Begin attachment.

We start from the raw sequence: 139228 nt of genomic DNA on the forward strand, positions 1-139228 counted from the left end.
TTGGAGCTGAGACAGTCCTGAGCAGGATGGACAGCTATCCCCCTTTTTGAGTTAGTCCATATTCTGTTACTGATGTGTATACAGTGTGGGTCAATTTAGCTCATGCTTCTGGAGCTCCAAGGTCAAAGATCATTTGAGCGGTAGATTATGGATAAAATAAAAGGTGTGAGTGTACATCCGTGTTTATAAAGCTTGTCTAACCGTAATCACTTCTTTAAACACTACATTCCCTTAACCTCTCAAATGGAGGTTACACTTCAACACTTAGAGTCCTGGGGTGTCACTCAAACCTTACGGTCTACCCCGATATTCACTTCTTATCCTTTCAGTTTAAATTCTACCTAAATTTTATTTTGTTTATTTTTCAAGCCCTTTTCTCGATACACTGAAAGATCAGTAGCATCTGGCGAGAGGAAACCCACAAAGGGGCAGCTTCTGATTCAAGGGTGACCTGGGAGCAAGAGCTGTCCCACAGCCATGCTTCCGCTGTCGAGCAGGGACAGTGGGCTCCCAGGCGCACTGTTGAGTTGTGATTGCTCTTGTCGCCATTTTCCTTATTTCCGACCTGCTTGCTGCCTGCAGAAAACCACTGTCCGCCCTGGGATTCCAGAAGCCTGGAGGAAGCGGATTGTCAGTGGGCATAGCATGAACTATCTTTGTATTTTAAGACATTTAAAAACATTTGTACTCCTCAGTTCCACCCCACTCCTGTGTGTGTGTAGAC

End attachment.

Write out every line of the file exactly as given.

We start from the raw sequence: 139228 nt of genomic DNA on the forward strand, positions 1-139228 counted from the left end.
TTGGAGCTGAGACAGTCCTGAGCAGGATGGACAGCTATCCCCCTTTTTGAGTTAGTCCATATTCTGTTACTGATGTGTATACAGTGTGGGTCAATTTAGCTCATGCTTCTGGAGCTCCAAGGTCAAAGATCATTTGAGCGGTAGATTATGGATAAAATAAAAGGTGTGAGTGTACATCCGTGTTTATAAAGCTTGTCTAACCGTAATCACTTCTTTAAACACTACATTCCCTTAACCTCTCAAATGGAGGTTACACTTCAACACTTAGAGTCCTGGGGTGTCACTCAAACCTTACGGTCTACCCCGATATTCACTTCTTATCCTTTCAGTTTAAATTCTACCTAAATTTTATTTTGTTTATTTTTCAAGCCCTTTTCTCGATACACTGAAAGATCAGTAGCATCTGGCGAGAGGAAACCCACAAAGGGGCAGCTTCTGATTCAAGGGTGACCTGGGAGCAAGAGCTGTCCCACAGCCATGCTTCCGCTGTCGAGCAGGGACAGTGGGCTCCCAGGCGCACTGTTGAGTTGTGATTGCTCTTGTCGCCATTTTCCTTATTTCCGACCTGCTTGCTGCCTGCAGAAAACCACTGTCCGCCCTGGGATTCCAGAAGCCTGGAGGAAGCGGATTGTCAGTGGGCATAGCATGAACTATCTTTGTATTTTAAGACATTTAAAAACATTTGTACTCCTCAGTTCCACCCCACTCCTGTGTGTGTGTAGAC